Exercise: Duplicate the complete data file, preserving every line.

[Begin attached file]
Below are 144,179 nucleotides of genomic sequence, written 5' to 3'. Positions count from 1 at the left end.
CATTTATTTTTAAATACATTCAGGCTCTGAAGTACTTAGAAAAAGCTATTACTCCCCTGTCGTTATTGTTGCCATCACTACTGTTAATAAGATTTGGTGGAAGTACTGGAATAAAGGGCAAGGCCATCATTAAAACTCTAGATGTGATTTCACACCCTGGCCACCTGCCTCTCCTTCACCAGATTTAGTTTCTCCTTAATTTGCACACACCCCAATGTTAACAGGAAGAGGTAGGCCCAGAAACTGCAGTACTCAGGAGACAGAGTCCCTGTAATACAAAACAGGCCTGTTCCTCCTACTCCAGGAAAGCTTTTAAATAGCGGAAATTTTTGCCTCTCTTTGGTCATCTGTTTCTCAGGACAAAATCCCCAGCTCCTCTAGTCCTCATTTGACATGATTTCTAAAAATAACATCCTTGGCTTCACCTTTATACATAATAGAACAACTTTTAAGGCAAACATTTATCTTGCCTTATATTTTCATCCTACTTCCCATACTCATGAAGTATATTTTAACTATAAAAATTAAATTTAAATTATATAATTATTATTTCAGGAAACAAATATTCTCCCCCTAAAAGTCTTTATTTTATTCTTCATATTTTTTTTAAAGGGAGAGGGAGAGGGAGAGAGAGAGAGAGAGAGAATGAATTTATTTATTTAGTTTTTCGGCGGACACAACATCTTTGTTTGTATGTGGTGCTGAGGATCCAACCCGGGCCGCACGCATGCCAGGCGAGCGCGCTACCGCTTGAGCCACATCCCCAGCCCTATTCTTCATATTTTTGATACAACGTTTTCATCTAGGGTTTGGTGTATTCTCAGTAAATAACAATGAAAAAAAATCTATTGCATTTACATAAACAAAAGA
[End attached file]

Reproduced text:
Below are 144,179 nucleotides of genomic sequence, written 5' to 3'. Positions count from 1 at the left end.
CATTTATTTTTAAATACATTCAGGCTCTGAAGTACTTAGAAAAAGCTATTACTCCCCTGTCGTTATTGTTGCCATCACTACTGTTAATAAGATTTGGTGGAAGTACTGGAATAAAGGGCAAGGCCATCATTAAAACTCTAGATGTGATTTCACACCCTGGCCACCTGCCTCTCCTTCACCAGATTTAGTTTCTCCTTAATTTGCACACACCCCAATGTTAACAGGAAGAGGTAGGCCCAGAAACTGCAGTACTCAGGAGACAGAGTCCCTGTAATACAAAACAGGCCTGTTCCTCCTACTCCAGGAAAGCTTTTAAATAGCGGAAATTTTTGCCTCTCTTTGGTCATCTGTTTCTCAGGACAAAATCCCCAGCTCCTCTAGTCCTCATTTGACATGATTTCTAAAAATAACATCCTTGGCTTCACCTTTATACATAATAGAACAACTTTTAAGGCAAACATTTATCTTGCCTTATATTTTCATCCTACTTCCCATACTCATGAAGTATATTTTAACTATAAAAATTAAATTTAAATTATATAATTATTATTTCAGGAAACAAATATTCTCCCCCTAAAAGTCTTTATTTTATTCTTCATATTTTTTTTAAAGGGAGAGGGAGAGGGAGAGAGAGAGAGAGAGAGAATGAATTTATTTATTTAGTTTTTCGGCGGACACAACATCTTTGTTTGTATGTGGTGCTGAGGATCCAACCCGGGCCGCACGCATGCCAGGCGAGCGCGCTACCGCTTGAGCCACATCCCCAGCCCTATTCTTCATATTTTTGATACAACGTTTTCATCTAGGGTTTGGTGTATTCTCAGTAAATAACAATGAAAAAAAATCTATTGCATTTACATAAACAAAAGA